Girolamo Lucchesini

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Girolamo Lucchesini

Girolamo Lucchesini (May 7, 1751 – October 20, 1825) was a diplomat of the Kingdom of Prussia.

Lucchesini was born at Lucca, the eldest son of Marquis Lucchesini.

In 1779 he went to Berlin where King Frederick the Great gave him a court appointment, making use of him in his literary relations with Italy. King Frederick William II, who recognized his gifts for diplomacy, sent him in 1787 to Rome to obtain the papal sanction for the appointment of a coadjutor to the bishop of Mainz, with a view to strengthening the German Fürstenbund. In 1788 he was sent to Warsaw, and brought about a rapprochement with Prussia and a diminution of Russian influence at Warsaw. He was accredited ambassador to the king and Poland on April 12, 1789.

Frederick William was at that time intriguing with the Ottoman Empire, then at war with Austria and Russia. Lucchesini was to rouse Polish feeling against Russia, and to secure for Prussia the concourse of Poland in the event of war with Austria and Russia. All his power of intrigue was needed in the conduct of these hazardous negotiations, rendered more difficult by the fact that Prussian policy excluded the existence of a strong Polish government.

A Prusso-Polish alliance was concluded in March 1790. Lucchesini had been sent in January of that year to secure the alliance of Saxony against Austria, and in September he was sent to Sistova, where representatives of the chief European powers were engaged in settling the terms of peace between Austria and Turkey, which were finally agreed upon on August 4, 1791. Before he returned to Warsaw the Polish treaty of which he had been the chief author had become a dead letter owing to the engagements made between Prussia and Austria at Reichenbach in July 1790, and Prussia was already contemplating the second partition of Poland. He was recalled at the end of 1791.

In July 1792 he joined Frederick William in the invasion of France. He was to be Prussian ambassador in Paris when the allied forces should have reinstated the authority of King Louis XVI. He was opposed alike to the invasion of France and the Austrian alliance, but his prepossessions did not interfere with his skilful conduct of the negotiations with Kellermann after the allies had been forced to retire by Dumouriez's guns at Valmy, nor with his success in securing the landgrave of Hesse-Darmstadts assistance against France.

In 1793 he was appointed ambassador to Vienna, with the ostensible object of securing financial assistance for the Rhenish campaign. He accompanied Frederick William through the Polish campaign of 1793 to 1794, and in the autumn returned to Vienna. His anti-Austrian bias made him extremely unpopular with the Austrian court, which asked in vain for his recall in 1795.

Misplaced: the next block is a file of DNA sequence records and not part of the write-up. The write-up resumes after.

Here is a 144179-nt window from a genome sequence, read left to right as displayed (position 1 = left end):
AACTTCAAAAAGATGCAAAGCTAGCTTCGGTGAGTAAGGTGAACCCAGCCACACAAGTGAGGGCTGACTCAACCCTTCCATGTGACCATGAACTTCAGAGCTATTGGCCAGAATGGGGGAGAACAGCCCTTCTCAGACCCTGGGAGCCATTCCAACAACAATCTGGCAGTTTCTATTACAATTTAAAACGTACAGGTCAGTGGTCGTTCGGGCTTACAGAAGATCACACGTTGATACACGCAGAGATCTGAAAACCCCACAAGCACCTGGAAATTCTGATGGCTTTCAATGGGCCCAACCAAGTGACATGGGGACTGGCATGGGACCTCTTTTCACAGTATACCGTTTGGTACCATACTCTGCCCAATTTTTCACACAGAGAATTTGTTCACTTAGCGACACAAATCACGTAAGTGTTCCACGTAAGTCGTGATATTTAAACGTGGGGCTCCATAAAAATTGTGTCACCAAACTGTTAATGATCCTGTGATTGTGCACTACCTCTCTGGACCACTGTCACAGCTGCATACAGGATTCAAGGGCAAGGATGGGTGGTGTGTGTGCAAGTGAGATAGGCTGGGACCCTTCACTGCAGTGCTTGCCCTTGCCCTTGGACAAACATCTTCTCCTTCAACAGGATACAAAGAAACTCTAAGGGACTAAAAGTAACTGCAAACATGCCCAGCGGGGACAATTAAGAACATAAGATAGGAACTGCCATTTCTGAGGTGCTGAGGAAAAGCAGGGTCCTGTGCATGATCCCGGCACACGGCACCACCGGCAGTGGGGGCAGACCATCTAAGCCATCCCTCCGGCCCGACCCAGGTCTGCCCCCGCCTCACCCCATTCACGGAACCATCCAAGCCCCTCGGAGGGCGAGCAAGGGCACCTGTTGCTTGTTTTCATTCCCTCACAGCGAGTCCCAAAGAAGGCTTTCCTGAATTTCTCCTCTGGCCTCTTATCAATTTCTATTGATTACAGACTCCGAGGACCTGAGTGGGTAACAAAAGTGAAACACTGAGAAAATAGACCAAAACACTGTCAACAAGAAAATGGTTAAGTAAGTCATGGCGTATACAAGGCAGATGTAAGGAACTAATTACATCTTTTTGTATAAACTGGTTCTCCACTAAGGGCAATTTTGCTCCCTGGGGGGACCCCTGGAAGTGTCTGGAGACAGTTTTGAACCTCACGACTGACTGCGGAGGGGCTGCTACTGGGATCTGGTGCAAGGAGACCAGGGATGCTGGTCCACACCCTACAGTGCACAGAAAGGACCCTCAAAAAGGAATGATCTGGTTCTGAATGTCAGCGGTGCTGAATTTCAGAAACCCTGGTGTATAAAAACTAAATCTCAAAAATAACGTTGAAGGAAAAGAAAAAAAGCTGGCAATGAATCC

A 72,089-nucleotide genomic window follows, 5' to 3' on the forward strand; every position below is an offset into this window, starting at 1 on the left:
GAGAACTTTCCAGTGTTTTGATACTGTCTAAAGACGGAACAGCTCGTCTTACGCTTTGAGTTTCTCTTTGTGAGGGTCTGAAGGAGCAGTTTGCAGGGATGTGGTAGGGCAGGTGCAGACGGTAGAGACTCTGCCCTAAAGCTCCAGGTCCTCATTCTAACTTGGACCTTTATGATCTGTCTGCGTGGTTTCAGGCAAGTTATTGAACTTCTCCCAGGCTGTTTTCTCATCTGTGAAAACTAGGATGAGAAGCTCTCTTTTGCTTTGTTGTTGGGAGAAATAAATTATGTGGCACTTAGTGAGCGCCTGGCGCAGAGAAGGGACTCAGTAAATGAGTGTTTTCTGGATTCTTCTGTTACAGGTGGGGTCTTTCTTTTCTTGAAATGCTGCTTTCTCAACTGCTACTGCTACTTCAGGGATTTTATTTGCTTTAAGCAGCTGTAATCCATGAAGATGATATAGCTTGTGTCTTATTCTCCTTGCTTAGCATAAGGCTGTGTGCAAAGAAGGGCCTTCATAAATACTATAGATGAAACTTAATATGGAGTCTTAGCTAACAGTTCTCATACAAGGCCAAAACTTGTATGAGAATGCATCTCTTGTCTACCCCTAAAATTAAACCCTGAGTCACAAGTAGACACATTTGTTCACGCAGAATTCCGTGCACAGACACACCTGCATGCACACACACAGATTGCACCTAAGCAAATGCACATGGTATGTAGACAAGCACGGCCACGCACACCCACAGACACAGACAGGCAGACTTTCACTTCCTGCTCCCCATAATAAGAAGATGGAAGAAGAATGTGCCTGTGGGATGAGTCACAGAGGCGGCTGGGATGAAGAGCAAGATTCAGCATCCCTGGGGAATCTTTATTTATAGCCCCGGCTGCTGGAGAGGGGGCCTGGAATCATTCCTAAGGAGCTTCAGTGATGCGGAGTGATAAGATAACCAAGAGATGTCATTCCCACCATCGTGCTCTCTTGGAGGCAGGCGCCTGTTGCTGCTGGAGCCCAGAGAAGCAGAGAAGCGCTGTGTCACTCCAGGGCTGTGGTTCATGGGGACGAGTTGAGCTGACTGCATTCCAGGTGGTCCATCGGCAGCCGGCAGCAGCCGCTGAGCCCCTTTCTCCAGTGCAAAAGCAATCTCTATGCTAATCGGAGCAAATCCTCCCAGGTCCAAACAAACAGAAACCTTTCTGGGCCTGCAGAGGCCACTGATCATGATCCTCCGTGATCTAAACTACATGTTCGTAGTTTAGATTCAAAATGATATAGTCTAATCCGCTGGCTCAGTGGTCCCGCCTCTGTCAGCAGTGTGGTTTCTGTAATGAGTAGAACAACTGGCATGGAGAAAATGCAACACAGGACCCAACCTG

In 1797, after a visit to Italy in which he had an interview with Napoleon at Bologna, these demands were renewed and acceded to. In 1800 he was sent by Frederick William III. on a special mission to Paris. Despatches in which he expressed his distrust of Bonapartes peaceful professions and his conviction of the danger of the continuance of a neutral policy were intercepted by the first consul, who sought his recall, but eventually accepted him as regular ambassador (1802). He consistently sought friendly relations between France and Prussia, but he warned his government in 1806 of Napoleon's intention of restoring Hanover to George III and of Joachim Murat's aggressions in Westphalia. He was superseded as ambassador in Paris in September just before the outbreak of war. After the disaster of Jena on October 14 he had an interview with Geraud Duroc near Wittenberg to seek terms of peace. After two unsuccessful attempts at negotiation, the first draft being refused by Napoleon, the second by Frederick William, he joined the Prussian court at Königsberg only to learn that his services were no longer required. He then joined the court of Elisa, grand duchess of Tuscany, at Lucca and Florence, and after Napoleon's fall devoted himself to writing.

He published in 1819 three volumes, Salle cause et gli effetti della confederazione rizenana, at Florence, but revealed little that was not already available in printed sources. His memoirs remained in manuscript. His despatches are edited by Bailleu in Preussen und Frankreicli (Leipzig, 1887, Publikationen aus den preussischen Staatsarchiven).

Public Domain This article incorporates text from a publication now in the public domainChisholm, Hugh, ed. (1911). Encyclopædia Britannica (11th ed.). Cambridge University Press.